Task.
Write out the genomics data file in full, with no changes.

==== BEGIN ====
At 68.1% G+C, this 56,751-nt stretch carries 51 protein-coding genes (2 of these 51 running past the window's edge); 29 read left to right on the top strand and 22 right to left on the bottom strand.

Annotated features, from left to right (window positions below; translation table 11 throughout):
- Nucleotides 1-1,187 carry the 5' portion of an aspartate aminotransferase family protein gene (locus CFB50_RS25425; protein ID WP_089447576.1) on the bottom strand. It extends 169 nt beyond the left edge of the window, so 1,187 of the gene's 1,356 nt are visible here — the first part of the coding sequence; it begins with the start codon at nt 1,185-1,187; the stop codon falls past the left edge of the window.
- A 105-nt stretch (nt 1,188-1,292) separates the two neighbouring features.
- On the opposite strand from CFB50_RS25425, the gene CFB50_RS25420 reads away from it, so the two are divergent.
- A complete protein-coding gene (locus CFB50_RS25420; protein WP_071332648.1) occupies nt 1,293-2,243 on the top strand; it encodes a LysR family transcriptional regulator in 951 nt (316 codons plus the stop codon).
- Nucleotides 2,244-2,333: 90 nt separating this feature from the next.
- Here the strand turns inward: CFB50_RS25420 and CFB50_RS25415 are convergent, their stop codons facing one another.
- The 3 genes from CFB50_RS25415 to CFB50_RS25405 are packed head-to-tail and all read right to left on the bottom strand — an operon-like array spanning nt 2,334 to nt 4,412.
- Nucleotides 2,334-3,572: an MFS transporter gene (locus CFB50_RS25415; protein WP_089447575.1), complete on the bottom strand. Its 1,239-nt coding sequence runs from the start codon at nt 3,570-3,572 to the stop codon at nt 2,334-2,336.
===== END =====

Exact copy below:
At 68.1% G+C, this 56,751-nt stretch carries 51 protein-coding genes (2 of these 51 running past the window's edge); 29 read left to right on the top strand and 22 right to left on the bottom strand.

Annotated features, from left to right (window positions below; translation table 11 throughout):
- Nucleotides 1-1,187 carry the 5' portion of an aspartate aminotransferase family protein gene (locus CFB50_RS25425; protein ID WP_089447576.1) on the bottom strand. It extends 169 nt beyond the left edge of the window, so 1,187 of the gene's 1,356 nt are visible here — the first part of the coding sequence; it begins with the start codon at nt 1,185-1,187; the stop codon falls past the left edge of the window.
- A 105-nt stretch (nt 1,188-1,292) separates the two neighbouring features.
- On the opposite strand from CFB50_RS25425, the gene CFB50_RS25420 reads away from it, so the two are divergent.
- A complete protein-coding gene (locus CFB50_RS25420; protein WP_071332648.1) occupies nt 1,293-2,243 on the top strand; it encodes a LysR family transcriptional regulator in 951 nt (316 codons plus the stop codon).
- Nucleotides 2,244-2,333: 90 nt separating this feature from the next.
- Here the strand turns inward: CFB50_RS25420 and CFB50_RS25415 are convergent, their stop codons facing one another.
- The 3 genes from CFB50_RS25415 to CFB50_RS25405 are packed head-to-tail and all read right to left on the bottom strand — an operon-like array spanning nt 2,334 to nt 4,412.
- Nucleotides 2,334-3,572: an MFS transporter gene (locus CFB50_RS25415; protein WP_089447575.1), complete on the bottom strand. Its 1,239-nt coding sequence runs from the start codon at nt 3,570-3,572 to the stop codon at nt 2,334-2,336.